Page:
Throughout the 1970s, Inoue’s machines spread throughout Kobe, nearby Osaka, and then to Tokyo and the rest of Japan. The social phenomenon was in full effect. Yet here comes the twist; Inoue never copyrighted his karaoke machine. This sounds insane, as it’s one of the most influential entertainment technologies of the 20th Century. He could have been a billionaire! But for whatever reason (historians assume it was likely due to the laborious and complex nature of Japan’s copyrighting system at the time), Inoue decided to keep the ball rolling for as long as he could. Eventually, giants like JVC started producing their own karaoke machines, but Inoue continued to work in the karaoke industry, making a decent living off his idea regardless. Inoue never became the entertainment titan he could have been, but he seemed happier this way.

Who Owns the Copyright to Karaoke?

The person who eventually copyrighted karaoke technology was Roberto del Rosario, an entrepreneur from the Philippines who copyrighted it in 1975. This copyright, officially solidifying what a karaoke machine was, accelerated the spread of karaoke far and wide.  Karaoke bars appeared all across East and South Asia, and export to the United States and Europe led to the first karaoke bars opening there in the 1980s.  

Innovations such as the karaoke box room, now the most dominant style of karaoke in Japan, allowed for a more private, personalized experience. And new technologies, such as the Laserdisc, produced visual imagery for karaoke, allowing singers to follow along with the lyrics in time as they sang. These final puzzle pieces transformed karaoke into an all-encompassing audio-visual experience.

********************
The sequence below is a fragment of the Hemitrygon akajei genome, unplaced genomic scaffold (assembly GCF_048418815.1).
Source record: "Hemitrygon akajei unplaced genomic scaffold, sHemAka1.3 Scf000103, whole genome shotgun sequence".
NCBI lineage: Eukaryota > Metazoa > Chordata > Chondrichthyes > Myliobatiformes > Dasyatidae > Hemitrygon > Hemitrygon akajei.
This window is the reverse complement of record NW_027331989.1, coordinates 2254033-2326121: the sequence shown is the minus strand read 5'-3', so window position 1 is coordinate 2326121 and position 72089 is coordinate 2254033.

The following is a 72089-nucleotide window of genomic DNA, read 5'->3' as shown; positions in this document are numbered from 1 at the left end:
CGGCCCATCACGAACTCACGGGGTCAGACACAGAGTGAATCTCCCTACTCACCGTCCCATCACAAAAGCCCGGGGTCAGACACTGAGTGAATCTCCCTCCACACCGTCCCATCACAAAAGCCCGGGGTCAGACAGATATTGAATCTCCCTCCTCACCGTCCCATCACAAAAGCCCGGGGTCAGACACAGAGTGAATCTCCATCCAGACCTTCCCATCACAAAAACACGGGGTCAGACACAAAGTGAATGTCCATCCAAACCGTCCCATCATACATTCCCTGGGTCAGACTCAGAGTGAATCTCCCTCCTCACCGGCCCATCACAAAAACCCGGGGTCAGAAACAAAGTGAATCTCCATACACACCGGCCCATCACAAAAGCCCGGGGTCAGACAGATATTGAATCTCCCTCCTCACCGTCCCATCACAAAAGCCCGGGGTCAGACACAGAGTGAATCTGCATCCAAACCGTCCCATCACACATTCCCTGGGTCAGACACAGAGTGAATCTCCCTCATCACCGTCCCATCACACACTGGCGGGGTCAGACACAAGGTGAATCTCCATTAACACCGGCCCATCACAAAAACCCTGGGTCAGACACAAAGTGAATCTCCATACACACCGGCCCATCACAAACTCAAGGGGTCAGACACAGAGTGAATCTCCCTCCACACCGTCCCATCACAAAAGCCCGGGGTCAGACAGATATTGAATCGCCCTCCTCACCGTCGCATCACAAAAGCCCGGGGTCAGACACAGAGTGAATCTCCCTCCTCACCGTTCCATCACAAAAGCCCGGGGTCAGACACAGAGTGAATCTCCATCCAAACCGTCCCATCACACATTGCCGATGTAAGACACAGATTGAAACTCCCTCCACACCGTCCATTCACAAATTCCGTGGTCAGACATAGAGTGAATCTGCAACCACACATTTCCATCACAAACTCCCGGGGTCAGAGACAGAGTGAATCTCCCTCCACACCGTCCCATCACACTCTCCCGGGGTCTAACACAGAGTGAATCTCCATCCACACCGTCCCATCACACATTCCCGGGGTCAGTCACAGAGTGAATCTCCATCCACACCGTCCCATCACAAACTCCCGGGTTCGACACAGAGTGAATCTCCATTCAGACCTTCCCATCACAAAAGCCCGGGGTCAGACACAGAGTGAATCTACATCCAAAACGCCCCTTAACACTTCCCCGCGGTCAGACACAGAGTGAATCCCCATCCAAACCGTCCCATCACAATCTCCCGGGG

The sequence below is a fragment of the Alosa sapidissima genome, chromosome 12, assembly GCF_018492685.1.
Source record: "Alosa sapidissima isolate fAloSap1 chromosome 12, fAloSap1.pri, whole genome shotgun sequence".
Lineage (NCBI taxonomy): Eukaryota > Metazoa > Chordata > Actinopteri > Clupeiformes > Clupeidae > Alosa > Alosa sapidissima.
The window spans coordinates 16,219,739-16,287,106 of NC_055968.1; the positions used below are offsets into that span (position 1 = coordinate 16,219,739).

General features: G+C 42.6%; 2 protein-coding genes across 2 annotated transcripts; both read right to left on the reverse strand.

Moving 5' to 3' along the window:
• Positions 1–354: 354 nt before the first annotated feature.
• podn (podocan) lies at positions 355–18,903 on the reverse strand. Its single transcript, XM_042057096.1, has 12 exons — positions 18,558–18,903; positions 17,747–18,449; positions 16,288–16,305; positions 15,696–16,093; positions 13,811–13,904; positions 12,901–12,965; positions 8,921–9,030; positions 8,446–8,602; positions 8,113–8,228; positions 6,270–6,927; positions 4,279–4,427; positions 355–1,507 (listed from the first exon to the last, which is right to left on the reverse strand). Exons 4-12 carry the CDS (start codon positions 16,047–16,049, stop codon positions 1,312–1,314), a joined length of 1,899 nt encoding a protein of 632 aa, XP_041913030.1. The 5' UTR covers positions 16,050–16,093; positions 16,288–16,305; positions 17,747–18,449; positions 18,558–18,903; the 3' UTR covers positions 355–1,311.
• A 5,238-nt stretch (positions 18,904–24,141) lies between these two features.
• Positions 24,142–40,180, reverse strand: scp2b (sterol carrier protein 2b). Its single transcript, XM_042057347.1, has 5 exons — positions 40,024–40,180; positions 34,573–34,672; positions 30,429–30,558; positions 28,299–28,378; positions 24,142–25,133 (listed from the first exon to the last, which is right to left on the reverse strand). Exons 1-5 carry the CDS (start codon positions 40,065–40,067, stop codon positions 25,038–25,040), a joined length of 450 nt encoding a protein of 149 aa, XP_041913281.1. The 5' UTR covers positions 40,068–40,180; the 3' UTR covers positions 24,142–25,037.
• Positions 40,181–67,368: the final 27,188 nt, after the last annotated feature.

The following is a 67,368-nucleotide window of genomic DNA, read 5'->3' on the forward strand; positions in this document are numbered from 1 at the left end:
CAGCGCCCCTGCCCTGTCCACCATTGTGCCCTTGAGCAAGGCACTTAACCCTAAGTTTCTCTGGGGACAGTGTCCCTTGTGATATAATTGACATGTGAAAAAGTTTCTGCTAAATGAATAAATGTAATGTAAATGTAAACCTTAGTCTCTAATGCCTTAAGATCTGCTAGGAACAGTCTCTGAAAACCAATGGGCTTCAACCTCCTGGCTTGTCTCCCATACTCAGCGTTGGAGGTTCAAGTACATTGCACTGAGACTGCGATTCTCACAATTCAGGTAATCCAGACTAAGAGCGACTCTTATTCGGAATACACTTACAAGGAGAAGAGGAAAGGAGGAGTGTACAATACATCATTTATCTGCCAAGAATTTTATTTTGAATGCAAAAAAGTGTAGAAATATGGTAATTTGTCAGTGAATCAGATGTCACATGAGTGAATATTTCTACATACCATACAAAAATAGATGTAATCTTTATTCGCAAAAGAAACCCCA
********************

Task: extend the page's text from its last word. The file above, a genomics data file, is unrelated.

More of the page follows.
Karaoke Culture in Japan

A close-up photo of a black microphone and a yellow tambourine on a table. In the background a touch-panel device, a glass of green soda, and screen can be seen out of focus.

Karaoke in modern Japan is still a huge force culturally and socially. There are over 8,000 karaoke parlors in the country, with the average establishment having 14 karaoke rooms each! Its popularity has given rise to an entire subculture, with terms such as 十八番 (Jūhachiban” or “Ohako“) – a kabuki-derived word for a karaoke singer’s “best” song” and ヒトカラ “Hitokara,” the practice of going to a karaoke parlor alone to unwind or practice your singing.  

New songs from across the globe are added constantly, media tie-ins are frequent, and the inside of the modern karaoke booth is usually comparable to a plush hotel room.  

Often you’ll find leather seats, a full surround sound system, plasma screens on the walls, and a touch-operated multi-language interface for browsing and choosing songs. Drinks and food can be ordered and delivered to the rooms in many places, and you can find karaoke places in almost every town in Japan. Of course, some karaoke shops are very small, “mom and pop” type of establishments.  

Karaoke remains widespread throughout Asia, while American and European consumers have especially taken to the bar style of karaoke, with the public performance element proving enduringly popular. 

A global phenomenon, karaoke has come a long way from the eccentric inventions of Negishi, Yamashita, and Inoue in the 60s and 70s. And it’s likely that the appeal of singing your heart out, of being a rockstar for 3 minutes, will never fade away. 

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Sam Barker

Sam L Barker is a marketing professional with years of experience working in software and technology. He is also a freelance writer and editor focusing on the areas of Japanese culture, music, technology, the internet, and business. He used to teach English in Tokyo and loves night walks through the city.